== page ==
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Old 01-09-2013, 03:39 AM   #61
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Originally Posted by lockwom View Post
Your original recipe includes both chalk and baking soda. I'm interested in brewing this beer as closely as I can, but instead using only pickling lime to increase alkalinity, keeping sodium levels significantly lower. This chalk approach generally follows the advice of Martin Brungard, and I think even derives from some of your experiments regarding solubility of chalk.
The recipe is what it is. I checked my notes and I have even added chalk and baking soda to the sparge water. It can be argued that those two salts should be omitted from the sparge water, but I was following a purity law philosophy that if any water treatment is done it is done to all water. Technically chalk doesn't conform with the purity law unless it is dissolved with CO2.

Ever since I suggested the idea that pickling lime could be used as an alternative to chalk or even dissolving chalk with CO2 it has gained quite some popularity among some water experts. My experiments have shown that there are issues with chalk but those issues are not regarding flavor but regarding its effectiveness in raising pH. In many experiments I have shown that the utilization of chalk is about 50% and as long as your water calculator or spreadsheet get that correct there is no issue with using chalk. I actually prefer using chalk over pickling lime when it comes to building water. It's safer to handle. My work has shown that there might be a limit by how much chalk is able to raise the pH but we also know that even very dark beers don't need nearly as much alkalinity as we thought they would.

So I'd go with the shown water treatment first and make modifications on subsequent batches.

I don't think that the Sodium level is overly high. It's about the same level they have in Duesseldorf and I doubt that the brewers there remove sodium from their water.

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I'm leaning toward an "Amber Malty" profile like Brunwater, when comparing your previous chloride and sulfate levels.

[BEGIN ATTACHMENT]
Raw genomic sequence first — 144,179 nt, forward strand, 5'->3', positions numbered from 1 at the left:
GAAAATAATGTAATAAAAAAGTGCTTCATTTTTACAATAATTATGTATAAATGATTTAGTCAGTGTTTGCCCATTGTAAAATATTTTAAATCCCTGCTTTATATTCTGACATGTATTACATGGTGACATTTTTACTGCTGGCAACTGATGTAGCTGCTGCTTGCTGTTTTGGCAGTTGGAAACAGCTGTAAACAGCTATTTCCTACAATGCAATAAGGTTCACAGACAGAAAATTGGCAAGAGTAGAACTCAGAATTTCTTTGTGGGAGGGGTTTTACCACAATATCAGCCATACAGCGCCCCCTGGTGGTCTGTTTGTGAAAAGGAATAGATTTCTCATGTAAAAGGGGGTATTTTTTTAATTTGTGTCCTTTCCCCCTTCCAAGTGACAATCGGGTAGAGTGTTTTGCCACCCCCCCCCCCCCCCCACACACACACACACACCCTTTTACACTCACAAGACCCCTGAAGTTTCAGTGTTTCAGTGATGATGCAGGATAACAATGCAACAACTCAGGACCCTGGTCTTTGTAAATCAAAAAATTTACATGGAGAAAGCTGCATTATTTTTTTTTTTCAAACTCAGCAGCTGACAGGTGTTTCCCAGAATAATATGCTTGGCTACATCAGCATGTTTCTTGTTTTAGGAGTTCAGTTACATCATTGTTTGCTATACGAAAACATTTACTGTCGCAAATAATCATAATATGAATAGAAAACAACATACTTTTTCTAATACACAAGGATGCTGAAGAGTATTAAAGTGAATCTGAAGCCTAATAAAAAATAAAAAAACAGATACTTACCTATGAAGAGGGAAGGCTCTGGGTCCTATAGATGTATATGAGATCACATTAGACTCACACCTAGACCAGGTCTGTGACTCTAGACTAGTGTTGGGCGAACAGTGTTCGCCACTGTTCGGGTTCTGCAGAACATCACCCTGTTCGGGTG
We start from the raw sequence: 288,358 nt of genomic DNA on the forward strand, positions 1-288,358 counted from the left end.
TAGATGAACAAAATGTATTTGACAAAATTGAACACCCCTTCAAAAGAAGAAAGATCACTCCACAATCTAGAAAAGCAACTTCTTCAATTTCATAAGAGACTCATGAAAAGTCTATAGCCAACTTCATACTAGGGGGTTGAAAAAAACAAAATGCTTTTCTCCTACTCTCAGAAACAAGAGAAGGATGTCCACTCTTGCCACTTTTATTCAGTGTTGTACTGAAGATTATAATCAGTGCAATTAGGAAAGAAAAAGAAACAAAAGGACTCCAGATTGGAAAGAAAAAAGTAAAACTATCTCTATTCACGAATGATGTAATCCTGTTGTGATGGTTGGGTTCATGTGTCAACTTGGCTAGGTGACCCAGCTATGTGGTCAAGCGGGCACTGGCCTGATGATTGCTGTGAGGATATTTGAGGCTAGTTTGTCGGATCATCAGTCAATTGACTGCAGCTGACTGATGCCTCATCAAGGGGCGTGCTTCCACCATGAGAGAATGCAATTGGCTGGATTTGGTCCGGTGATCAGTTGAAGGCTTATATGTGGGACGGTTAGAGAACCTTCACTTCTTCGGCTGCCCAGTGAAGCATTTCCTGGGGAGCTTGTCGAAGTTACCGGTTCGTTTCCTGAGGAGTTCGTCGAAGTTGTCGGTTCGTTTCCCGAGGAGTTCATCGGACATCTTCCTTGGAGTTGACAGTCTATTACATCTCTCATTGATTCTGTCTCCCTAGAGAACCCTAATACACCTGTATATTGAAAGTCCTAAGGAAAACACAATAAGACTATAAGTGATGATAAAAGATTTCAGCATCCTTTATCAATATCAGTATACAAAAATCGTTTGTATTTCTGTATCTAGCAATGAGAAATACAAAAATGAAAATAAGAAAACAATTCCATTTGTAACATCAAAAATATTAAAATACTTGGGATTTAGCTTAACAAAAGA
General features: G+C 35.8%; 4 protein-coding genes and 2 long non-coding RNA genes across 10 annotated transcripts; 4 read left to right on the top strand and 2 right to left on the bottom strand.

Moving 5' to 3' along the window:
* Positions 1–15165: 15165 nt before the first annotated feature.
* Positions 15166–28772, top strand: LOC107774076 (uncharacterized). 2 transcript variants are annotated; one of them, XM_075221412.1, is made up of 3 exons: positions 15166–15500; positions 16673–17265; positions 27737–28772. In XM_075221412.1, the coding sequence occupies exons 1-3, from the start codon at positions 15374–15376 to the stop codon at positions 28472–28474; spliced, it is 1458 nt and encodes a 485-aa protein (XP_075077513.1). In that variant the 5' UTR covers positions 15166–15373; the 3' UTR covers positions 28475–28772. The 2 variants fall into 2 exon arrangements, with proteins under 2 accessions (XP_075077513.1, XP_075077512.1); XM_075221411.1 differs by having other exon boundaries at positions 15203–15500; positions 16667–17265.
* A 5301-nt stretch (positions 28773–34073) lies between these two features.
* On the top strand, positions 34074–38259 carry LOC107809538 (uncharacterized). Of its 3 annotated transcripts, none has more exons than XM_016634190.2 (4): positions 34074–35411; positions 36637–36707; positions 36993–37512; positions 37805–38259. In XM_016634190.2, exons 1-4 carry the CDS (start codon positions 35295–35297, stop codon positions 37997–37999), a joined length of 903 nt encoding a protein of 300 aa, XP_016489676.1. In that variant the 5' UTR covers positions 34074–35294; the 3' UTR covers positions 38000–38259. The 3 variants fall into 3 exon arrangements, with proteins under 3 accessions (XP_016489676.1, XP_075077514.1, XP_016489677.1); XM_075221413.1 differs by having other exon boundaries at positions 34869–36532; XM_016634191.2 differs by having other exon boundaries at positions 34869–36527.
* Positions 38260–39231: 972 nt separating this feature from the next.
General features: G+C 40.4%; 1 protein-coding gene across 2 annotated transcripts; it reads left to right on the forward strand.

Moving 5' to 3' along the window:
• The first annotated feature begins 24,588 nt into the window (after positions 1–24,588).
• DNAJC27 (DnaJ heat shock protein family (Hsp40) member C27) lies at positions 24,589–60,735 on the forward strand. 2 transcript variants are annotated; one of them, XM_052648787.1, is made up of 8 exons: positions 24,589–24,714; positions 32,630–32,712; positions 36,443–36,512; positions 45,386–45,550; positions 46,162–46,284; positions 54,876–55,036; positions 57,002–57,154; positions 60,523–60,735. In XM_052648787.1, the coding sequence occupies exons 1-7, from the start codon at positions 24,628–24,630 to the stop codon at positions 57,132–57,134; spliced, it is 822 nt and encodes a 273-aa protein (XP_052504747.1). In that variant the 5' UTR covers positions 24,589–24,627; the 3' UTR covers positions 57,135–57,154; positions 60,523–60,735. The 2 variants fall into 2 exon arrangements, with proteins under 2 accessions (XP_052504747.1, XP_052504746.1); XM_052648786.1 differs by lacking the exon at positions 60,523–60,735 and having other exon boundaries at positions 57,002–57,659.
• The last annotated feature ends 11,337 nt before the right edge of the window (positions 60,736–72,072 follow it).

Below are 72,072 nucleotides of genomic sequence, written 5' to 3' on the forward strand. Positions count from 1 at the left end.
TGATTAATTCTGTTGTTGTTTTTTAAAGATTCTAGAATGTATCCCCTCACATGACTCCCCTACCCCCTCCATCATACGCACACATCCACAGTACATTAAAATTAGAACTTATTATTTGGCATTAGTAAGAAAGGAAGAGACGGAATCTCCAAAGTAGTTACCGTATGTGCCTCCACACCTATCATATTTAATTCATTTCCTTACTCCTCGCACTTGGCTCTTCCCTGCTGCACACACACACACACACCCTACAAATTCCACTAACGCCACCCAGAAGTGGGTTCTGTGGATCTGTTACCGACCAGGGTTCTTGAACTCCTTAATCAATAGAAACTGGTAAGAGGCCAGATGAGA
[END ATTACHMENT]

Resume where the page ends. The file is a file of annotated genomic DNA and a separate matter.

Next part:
The recipe comes with a water profile, so why is there a need to take a different target water profile. The water profile I'm giving tries to emulate the Duesseldorf water. With that water you should be able to get the desired mash pH. It worked for me but there might be variations in the base malt DI-water-pH that may throw this off. But you won't know that until you dough in.

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Old 01-09-2013, 11:09 AM   #62
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Thank you very much for your feedback, Kai!

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Old 01-11-2013, 09:00 PM   #63
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I need a little help here. I'm pretty new to all-grain, having only done four BIAB batches before but now I've built a mash tun and am eager to use this recipe on it for the first time. I also just purchased BeerSmith 2 and I'm still learning it. I plugged this recipe into BeerSmith, which is leading to some more questions.

My question is with the decoction steps. Having never done it before, I'm just looking to clarify and hope I'm not going over my head too much since I'm new. I know it's an advanced technique, but I'd like to give it a shot.

Beer Smith 2 gave me the following steps for a five gallon batch after choosing "Decoction Mash, Single" (is that the right option?):
Protein rest - Add 20.48 quarts of water at 136.4F - Step temp 131F - step time 20 minutes
Saccharification - Decoct 5.56 quarts of mash and boil it - Step temp 150F - step time 45 minutes
Mash out - Heat to 169F over 10 minutes - Step temp 169F - step time 10 minutes
Fly sparge 2.83 gallons of water at 168F.